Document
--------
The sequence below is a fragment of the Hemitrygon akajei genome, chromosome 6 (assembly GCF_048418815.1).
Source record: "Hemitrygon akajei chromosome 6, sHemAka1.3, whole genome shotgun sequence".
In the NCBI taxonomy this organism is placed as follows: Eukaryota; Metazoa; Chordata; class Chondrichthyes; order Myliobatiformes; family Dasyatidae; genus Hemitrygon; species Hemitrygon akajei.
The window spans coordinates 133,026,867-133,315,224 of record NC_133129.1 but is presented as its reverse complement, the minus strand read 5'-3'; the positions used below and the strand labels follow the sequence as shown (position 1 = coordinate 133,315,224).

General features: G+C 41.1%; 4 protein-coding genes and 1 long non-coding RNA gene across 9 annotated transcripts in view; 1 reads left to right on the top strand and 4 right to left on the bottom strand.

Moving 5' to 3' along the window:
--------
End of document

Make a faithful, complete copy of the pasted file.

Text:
The sequence below is a fragment of the Hemitrygon akajei genome, chromosome 6 (assembly GCF_048418815.1).
Source record: "Hemitrygon akajei chromosome 6, sHemAka1.3, whole genome shotgun sequence".
In the NCBI taxonomy this organism is placed as follows: Eukaryota; Metazoa; Chordata; class Chondrichthyes; order Myliobatiformes; family Dasyatidae; genus Hemitrygon; species Hemitrygon akajei.
The window spans coordinates 133,026,867-133,315,224 of record NC_133129.1 but is presented as its reverse complement, the minus strand read 5'-3'; the positions used below and the strand labels follow the sequence as shown (position 1 = coordinate 133,315,224).

General features: G+C 41.1%; 4 protein-coding genes and 1 long non-coding RNA gene across 9 annotated transcripts in view; 1 reads left to right on the top strand and 4 right to left on the bottom strand.

Moving 5' to 3' along the window: